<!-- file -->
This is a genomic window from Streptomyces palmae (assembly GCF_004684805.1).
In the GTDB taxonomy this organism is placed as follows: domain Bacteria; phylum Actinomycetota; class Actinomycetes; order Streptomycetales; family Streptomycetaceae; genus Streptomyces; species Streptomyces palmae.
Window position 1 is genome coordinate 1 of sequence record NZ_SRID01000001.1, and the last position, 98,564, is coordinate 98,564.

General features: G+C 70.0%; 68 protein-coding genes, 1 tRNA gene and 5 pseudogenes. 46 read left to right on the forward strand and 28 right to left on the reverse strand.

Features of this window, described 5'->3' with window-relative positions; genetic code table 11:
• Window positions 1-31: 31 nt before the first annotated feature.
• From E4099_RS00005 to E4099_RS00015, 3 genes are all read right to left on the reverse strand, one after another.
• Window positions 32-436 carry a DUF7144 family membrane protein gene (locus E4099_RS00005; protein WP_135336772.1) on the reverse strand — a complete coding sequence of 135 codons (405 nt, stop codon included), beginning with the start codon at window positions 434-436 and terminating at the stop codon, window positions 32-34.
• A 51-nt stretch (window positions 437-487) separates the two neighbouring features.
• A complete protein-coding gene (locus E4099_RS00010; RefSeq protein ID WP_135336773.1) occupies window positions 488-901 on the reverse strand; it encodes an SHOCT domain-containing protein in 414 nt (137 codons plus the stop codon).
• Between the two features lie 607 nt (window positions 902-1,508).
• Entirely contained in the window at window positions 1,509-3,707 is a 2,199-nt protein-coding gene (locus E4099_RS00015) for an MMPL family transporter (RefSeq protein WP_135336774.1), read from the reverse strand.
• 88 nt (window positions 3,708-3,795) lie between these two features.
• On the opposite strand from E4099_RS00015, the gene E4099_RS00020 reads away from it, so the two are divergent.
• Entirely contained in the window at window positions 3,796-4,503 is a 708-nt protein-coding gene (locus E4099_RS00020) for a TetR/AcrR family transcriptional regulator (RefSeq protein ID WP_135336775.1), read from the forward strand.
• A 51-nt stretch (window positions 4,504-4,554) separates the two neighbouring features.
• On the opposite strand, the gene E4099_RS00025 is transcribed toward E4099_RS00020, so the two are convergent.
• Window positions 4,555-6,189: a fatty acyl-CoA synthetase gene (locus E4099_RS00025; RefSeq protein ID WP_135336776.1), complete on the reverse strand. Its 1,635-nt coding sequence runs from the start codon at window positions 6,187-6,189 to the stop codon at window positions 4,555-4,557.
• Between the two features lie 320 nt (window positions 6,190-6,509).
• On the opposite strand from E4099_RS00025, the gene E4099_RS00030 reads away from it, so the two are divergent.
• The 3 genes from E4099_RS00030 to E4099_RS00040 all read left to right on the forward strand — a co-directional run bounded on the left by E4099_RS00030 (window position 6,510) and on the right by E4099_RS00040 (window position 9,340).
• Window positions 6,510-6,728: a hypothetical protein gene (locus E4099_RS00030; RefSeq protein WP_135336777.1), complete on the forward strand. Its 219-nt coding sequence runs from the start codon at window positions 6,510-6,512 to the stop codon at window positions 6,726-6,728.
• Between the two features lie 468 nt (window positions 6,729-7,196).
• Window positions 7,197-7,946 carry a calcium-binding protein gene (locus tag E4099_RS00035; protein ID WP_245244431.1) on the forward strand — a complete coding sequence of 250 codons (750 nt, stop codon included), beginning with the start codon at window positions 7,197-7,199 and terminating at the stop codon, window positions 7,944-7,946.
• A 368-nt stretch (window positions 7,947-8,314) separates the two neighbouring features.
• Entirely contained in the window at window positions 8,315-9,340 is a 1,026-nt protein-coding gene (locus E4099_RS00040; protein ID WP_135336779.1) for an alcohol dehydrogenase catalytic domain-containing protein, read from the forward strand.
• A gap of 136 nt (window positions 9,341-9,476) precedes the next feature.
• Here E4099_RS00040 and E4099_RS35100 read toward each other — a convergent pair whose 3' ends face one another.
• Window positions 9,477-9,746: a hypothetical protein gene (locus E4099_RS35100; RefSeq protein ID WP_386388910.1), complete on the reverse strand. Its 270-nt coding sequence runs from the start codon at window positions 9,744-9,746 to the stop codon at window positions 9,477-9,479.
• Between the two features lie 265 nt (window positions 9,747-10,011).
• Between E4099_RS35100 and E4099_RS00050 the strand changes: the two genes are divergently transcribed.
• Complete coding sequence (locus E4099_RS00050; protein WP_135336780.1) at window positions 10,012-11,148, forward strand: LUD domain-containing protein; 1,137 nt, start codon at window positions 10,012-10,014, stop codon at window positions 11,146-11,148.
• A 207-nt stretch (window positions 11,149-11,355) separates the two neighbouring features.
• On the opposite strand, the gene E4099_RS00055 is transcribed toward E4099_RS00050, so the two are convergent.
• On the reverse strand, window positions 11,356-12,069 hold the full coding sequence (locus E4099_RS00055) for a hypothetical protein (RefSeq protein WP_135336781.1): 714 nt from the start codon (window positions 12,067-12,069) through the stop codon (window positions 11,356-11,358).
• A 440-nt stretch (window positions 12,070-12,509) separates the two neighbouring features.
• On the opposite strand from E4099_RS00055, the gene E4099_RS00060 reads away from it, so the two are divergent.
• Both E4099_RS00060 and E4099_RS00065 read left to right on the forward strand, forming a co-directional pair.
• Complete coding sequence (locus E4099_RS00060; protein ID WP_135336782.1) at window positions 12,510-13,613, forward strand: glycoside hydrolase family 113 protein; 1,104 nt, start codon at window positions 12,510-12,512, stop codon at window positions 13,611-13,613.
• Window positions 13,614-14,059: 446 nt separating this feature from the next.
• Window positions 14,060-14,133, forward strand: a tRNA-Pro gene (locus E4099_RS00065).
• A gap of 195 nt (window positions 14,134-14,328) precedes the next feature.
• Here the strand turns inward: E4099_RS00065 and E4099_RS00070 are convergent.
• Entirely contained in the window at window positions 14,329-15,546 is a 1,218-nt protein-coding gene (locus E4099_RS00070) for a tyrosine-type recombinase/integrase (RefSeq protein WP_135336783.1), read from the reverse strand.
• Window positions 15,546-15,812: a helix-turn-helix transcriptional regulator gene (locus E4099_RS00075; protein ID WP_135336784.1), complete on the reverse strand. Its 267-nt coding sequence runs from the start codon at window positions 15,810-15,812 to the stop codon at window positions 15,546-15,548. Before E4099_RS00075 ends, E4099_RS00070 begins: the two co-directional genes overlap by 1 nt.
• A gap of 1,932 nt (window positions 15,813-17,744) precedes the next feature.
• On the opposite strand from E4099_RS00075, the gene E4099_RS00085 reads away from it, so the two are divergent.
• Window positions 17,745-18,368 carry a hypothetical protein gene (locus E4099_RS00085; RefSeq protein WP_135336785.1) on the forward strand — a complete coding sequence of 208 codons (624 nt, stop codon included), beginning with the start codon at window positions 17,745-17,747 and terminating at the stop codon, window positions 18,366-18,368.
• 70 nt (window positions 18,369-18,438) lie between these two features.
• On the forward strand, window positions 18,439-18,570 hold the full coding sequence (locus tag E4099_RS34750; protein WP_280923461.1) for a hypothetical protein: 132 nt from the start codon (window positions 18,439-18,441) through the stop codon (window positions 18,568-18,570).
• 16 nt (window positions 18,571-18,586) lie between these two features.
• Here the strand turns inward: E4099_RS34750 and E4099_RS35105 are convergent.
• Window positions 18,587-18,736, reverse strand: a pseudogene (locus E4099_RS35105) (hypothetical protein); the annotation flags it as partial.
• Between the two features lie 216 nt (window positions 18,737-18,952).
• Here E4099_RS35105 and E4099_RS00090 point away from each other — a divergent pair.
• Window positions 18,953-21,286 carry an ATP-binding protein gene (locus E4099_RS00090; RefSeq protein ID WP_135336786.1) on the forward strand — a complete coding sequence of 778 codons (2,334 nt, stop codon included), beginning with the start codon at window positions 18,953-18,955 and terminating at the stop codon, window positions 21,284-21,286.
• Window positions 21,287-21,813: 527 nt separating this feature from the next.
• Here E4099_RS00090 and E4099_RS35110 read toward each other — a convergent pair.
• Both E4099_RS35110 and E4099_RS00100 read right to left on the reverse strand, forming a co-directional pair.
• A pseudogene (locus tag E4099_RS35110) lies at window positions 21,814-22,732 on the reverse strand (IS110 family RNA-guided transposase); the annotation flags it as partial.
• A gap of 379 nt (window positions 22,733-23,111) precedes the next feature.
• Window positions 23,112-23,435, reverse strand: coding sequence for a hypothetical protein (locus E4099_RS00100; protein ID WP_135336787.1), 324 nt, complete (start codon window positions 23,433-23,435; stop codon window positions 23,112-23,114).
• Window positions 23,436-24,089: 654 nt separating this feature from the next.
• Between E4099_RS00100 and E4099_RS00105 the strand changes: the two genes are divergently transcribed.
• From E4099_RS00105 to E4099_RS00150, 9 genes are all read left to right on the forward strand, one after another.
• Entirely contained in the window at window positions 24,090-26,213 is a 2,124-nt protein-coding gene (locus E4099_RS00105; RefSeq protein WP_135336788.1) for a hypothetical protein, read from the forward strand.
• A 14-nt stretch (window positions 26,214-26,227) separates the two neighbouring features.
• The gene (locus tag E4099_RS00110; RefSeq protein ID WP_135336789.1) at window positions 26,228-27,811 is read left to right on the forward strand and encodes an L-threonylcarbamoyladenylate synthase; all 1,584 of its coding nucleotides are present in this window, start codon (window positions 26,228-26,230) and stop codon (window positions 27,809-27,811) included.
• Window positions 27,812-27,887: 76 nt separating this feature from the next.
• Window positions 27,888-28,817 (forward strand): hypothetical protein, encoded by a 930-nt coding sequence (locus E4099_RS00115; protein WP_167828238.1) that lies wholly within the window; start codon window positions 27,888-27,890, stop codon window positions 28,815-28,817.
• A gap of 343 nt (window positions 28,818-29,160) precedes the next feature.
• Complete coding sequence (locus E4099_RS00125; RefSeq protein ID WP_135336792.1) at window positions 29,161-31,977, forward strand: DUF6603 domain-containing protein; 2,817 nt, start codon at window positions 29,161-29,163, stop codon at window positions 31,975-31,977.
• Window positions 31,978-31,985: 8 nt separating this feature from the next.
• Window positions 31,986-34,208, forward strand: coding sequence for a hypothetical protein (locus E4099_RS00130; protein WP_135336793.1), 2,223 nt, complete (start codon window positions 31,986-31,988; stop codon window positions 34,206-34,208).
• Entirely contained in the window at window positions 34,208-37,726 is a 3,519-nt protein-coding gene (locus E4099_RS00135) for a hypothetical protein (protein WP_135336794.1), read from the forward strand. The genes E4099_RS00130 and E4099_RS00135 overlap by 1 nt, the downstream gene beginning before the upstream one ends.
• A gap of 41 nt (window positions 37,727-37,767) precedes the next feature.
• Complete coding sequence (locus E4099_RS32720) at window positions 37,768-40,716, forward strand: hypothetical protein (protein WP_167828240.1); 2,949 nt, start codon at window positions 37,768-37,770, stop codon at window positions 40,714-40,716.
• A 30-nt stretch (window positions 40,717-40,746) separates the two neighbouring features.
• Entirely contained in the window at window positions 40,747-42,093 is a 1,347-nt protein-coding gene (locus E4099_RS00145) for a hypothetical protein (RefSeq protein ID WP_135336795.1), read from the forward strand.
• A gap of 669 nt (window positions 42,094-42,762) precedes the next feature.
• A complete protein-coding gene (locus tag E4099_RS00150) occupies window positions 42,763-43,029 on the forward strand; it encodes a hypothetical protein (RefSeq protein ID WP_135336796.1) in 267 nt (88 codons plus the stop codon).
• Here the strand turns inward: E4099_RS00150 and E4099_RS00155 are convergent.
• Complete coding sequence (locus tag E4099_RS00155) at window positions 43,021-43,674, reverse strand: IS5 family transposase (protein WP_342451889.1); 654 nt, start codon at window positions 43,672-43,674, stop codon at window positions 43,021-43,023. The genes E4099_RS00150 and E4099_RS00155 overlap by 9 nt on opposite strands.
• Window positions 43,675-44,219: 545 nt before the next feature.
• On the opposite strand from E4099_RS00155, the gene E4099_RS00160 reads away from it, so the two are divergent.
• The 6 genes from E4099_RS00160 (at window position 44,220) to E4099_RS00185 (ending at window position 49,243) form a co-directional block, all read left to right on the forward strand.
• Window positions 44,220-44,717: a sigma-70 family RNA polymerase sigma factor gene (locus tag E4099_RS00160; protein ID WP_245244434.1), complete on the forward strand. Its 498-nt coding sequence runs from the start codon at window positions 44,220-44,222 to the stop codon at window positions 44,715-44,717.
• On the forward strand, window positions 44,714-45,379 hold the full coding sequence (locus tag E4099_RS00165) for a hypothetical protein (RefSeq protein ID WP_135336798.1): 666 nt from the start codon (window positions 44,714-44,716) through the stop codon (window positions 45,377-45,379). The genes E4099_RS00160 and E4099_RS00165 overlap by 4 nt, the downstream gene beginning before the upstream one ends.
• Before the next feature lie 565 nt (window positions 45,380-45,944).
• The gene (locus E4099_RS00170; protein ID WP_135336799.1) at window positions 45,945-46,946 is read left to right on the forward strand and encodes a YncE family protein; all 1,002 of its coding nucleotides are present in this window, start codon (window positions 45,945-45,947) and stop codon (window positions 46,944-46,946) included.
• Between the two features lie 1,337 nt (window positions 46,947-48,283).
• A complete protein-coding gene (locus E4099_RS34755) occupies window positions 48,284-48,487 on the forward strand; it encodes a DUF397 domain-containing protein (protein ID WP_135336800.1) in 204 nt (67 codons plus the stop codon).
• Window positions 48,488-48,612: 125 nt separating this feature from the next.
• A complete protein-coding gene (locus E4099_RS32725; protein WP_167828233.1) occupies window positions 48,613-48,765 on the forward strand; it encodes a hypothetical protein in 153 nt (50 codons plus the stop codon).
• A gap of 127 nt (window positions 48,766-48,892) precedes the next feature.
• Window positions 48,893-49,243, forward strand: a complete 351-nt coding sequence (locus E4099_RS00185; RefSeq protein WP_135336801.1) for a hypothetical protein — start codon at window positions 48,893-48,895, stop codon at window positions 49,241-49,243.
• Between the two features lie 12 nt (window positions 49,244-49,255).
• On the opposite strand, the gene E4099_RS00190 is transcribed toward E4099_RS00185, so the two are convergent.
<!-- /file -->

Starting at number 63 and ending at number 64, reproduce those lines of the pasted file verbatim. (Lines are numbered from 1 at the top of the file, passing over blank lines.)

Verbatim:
• Window positions 23,436-24,089: 654 nt separating this feature from the next.
• Between E4099_RS00100 and E4099_RS00105 the strand changes: the two genes are divergently transcribed.